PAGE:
Rising used car prices ‘have been barrier to people entering insolvency’

Rises in used car prices have been a barrier to people entering insolvency in recent years, according to a financial support service.

Money Wellness made the comments ahead of changes to debt relief orders (DROs) this week, which will raise the value of a vehicle that people who are entering this type of insolvency can own.

From Friday June 28, the total amount someone with a DRO can have will increase from £30,000 to £50,000 and the value of a vehicle they can own when they enter a DRO will rise from £2,000 to £4,000.

There are three types of formal personal insolvency in England and Wales – including DROs, bankruptcies and individual voluntary arrangements (IVAs).

In April, a £90 administration fee to enter a DRO was abolished – and Insolvency Service figures have shown the number of people taking out DROs in England and Wales jumped to record highs in both April and May.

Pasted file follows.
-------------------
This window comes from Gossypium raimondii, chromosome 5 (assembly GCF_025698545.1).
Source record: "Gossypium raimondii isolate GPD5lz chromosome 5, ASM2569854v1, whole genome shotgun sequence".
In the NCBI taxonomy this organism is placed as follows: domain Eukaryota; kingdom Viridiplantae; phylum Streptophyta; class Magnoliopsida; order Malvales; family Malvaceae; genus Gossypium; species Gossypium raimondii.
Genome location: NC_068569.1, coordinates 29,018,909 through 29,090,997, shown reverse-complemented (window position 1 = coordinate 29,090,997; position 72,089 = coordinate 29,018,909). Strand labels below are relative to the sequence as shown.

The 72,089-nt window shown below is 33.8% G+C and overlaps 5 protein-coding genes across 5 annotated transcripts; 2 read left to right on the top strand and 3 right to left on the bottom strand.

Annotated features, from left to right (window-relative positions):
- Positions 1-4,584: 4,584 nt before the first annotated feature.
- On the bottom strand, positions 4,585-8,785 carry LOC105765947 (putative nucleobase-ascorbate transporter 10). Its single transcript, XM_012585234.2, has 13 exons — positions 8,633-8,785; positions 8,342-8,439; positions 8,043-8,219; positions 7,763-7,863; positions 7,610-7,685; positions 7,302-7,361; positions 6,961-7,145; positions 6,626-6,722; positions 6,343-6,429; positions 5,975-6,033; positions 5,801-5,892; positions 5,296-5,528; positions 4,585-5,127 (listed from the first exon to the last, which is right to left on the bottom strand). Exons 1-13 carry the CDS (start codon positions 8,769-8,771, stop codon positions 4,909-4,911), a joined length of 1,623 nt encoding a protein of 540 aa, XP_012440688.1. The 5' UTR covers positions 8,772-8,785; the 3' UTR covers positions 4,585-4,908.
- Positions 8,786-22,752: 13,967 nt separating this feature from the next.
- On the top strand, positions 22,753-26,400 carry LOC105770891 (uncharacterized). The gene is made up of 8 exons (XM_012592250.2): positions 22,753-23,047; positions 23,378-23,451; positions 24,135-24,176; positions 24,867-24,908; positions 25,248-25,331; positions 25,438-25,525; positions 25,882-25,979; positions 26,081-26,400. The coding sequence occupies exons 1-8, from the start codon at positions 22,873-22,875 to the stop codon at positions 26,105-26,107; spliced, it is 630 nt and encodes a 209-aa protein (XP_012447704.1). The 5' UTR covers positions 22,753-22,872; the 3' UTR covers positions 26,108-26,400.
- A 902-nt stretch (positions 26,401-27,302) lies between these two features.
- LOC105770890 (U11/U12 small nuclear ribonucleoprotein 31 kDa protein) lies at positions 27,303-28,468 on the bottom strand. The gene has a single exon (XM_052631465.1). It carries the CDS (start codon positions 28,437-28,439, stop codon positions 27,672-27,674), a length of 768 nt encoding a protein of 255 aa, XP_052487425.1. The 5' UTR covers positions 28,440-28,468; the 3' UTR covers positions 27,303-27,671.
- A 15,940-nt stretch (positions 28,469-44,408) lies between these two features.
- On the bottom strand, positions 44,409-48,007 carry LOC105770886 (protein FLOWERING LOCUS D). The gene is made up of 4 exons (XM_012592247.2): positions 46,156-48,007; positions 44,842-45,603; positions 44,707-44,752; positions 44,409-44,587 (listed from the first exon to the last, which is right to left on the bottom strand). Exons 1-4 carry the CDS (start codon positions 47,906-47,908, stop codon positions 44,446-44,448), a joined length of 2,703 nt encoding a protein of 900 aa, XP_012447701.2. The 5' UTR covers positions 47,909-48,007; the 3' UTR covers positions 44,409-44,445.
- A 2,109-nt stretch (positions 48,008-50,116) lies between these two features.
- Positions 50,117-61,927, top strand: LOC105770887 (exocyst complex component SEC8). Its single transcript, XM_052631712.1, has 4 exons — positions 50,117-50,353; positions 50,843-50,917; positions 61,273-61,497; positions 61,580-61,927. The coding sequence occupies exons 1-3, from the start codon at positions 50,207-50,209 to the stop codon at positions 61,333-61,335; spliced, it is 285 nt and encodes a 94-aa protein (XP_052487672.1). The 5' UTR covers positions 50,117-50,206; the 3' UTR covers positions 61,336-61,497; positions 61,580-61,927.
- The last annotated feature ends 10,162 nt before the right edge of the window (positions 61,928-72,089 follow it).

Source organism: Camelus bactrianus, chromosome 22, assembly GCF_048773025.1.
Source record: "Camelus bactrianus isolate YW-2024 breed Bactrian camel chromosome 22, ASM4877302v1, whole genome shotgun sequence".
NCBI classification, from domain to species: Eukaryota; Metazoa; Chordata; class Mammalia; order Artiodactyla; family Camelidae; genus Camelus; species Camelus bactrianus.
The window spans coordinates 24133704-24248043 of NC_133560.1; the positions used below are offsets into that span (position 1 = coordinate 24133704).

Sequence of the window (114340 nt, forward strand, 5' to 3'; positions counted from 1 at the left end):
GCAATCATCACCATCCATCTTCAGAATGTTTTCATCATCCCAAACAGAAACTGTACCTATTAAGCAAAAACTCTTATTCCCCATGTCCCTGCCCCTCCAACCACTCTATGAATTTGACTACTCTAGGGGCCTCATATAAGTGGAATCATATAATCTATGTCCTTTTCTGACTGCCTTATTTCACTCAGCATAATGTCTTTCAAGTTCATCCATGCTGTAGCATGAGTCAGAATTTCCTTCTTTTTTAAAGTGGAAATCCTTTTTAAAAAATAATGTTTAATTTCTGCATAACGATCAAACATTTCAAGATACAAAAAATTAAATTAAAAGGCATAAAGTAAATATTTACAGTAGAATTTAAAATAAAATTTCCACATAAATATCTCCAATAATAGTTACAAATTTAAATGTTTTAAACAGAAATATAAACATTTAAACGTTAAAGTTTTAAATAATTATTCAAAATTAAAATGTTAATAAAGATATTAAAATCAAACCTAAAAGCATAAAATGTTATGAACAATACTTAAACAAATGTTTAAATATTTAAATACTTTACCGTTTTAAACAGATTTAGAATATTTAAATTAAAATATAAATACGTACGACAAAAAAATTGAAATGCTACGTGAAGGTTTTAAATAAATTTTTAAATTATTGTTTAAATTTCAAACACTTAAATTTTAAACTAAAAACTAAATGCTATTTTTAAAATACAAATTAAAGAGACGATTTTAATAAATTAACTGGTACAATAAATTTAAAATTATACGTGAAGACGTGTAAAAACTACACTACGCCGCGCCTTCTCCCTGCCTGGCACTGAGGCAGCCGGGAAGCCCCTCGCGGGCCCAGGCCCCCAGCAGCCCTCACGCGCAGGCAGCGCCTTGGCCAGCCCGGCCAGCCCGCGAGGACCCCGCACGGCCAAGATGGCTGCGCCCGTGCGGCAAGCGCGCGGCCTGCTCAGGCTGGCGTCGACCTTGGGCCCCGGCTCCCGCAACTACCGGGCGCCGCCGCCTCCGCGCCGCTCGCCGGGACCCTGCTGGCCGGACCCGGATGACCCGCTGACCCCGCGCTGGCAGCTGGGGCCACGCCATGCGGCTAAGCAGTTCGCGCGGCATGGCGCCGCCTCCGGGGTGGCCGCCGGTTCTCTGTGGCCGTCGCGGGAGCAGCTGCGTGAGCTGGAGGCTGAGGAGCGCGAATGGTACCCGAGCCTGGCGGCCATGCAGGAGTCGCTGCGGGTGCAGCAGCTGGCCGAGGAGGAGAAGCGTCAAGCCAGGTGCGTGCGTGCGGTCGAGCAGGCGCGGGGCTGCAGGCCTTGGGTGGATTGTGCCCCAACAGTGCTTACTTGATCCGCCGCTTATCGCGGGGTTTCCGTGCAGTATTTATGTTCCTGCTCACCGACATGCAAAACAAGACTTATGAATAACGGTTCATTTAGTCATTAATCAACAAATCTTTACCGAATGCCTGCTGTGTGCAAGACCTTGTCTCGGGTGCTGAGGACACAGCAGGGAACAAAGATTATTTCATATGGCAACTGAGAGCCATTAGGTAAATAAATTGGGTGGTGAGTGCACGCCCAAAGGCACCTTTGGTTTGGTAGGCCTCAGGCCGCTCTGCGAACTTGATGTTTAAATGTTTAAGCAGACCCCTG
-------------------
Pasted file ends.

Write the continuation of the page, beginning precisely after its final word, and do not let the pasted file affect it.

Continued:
Money Wellness, which is commissioned by the Money and Pensions Service (MaPS) to deliver debt help, as well as being a DRO hub, said that rises in used car values have been a barrier.

Sebrina McCullough, director of external relations at Money Wellness, said: “The rise in car values has proven to be a real stumbling block for those seeking a DRO.

“We’ve had to look for alternative ways to support thousands of people over the past couple of years because of the value of their car. And we’re not talking top-of-the-range vehicles, your average second-hand run-around easily exceeds £2,000 because resale values have increased so dramatically.”

She said the organisation expects to see a further increase in people who are eligible for a DRO, as a result of the changes being made this week.

There are financial consequences to taking out DROs and they remain on credit files for six years.

Ms McCullough added that before the fee was removed “it was impossible for many people already in debt – some living with a negative income – to find £90 to cover the fee. We regularly had to try and help them find grant support and, if this was unsuccessful, ask them to come back when they’d saved up…

“It’s been great to see the direct impact removing the fee has had on people’s lives.”